Once has you believing in the power of music and love

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At its core, Once is a love at first sight story. It is molded and blended to come across differently, but the narrative is a simple love story.
The play, based on the book by Enda Walsh and music and lyrics by Glen Hansard and Markéta Irglová tells of an Irish musician (Stuart Ward) who meets a Czech girl (Dani de Waal) almost against his will. He has given up on creating music, but she convinces him to stop putting his life on hold for the woman that broke his heart, and fly to New York to see this woman again. She also has a child and a relationship with her husband that is turbulent.

Written out, the story sounds pretty flat. And admittedly, the dialogue ranges from charming to drab throughout the play. What makes Once more than just a boring love story is the music. The lyrics are raw and the music is lovely. It all involves multiple instruments that are played on stage, a cello, a banjo, a violin, a piano and many guitars. The music and singing on stage, combined with the quick transitions gives the play its charm. Musicians sit on the sides of the stage and play music, rounding out the story. They jump in and out as characters in the story, but it’s the music of Once that makes the story rich. The cast on stage portray their characters quite strongly, but their singing and musical skills really shine.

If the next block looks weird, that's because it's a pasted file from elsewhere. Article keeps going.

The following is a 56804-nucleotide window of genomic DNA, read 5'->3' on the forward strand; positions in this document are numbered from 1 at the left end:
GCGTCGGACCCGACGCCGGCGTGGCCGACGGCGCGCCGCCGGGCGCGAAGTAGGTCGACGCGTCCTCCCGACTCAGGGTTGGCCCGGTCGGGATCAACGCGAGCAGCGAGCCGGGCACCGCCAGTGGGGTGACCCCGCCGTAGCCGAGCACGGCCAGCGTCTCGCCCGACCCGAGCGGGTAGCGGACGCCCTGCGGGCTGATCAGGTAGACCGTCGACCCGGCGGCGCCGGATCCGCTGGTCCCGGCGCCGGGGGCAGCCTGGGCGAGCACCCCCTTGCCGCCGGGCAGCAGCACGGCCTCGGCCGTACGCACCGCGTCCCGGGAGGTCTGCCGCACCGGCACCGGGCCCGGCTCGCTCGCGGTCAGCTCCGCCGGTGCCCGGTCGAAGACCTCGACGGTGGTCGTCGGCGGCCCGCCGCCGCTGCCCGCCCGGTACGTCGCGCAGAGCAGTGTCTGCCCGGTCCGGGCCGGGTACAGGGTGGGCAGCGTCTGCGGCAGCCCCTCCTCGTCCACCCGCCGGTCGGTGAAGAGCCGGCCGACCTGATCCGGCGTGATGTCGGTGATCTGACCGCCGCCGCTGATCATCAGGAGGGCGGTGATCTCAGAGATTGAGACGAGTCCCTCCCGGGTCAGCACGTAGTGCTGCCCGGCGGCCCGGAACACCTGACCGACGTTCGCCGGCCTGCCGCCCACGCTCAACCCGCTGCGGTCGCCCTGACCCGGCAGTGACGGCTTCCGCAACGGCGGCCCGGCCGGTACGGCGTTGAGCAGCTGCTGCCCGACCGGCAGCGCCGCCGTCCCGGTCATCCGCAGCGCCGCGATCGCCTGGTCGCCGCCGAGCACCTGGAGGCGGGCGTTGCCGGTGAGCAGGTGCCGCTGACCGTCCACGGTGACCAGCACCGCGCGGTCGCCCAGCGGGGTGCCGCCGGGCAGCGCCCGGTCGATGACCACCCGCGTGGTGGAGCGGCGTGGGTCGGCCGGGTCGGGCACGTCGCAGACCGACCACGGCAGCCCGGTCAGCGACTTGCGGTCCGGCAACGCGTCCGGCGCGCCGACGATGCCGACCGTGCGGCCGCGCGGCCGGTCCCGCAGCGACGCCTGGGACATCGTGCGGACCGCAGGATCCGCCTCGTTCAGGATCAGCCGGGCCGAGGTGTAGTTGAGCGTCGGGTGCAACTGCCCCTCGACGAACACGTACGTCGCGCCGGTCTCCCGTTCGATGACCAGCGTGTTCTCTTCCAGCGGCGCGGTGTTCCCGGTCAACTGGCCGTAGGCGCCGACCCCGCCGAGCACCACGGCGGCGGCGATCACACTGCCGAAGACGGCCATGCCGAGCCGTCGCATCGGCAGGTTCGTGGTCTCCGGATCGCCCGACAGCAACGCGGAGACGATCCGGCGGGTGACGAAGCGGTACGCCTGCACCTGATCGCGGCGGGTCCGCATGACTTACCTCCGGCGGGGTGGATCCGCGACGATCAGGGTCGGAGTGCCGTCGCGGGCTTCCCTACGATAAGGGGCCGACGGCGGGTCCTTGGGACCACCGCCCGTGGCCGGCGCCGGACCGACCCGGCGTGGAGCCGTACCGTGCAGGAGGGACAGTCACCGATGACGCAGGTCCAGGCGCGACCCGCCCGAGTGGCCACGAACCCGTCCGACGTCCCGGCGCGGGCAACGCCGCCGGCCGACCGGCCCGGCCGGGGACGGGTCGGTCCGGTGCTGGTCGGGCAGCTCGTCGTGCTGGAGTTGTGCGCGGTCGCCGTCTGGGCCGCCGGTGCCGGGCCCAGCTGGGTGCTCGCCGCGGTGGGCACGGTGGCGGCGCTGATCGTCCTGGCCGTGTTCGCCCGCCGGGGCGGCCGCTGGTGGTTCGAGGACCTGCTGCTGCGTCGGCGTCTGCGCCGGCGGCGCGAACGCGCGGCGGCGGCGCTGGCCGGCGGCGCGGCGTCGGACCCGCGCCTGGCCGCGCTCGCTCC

You can then ignore the fact that the characters of the story meet and fall in love in the span of five days. You can ignore the fact that the girl makes large, overarching assumptions about the guy’s love life and he just goes along with it. You can just listen to the lovely music and believe in the power of love.

Broadway Across Canada’s production of Once runs until November 8th. More information is available online.

Photo Credit: Joan Markus

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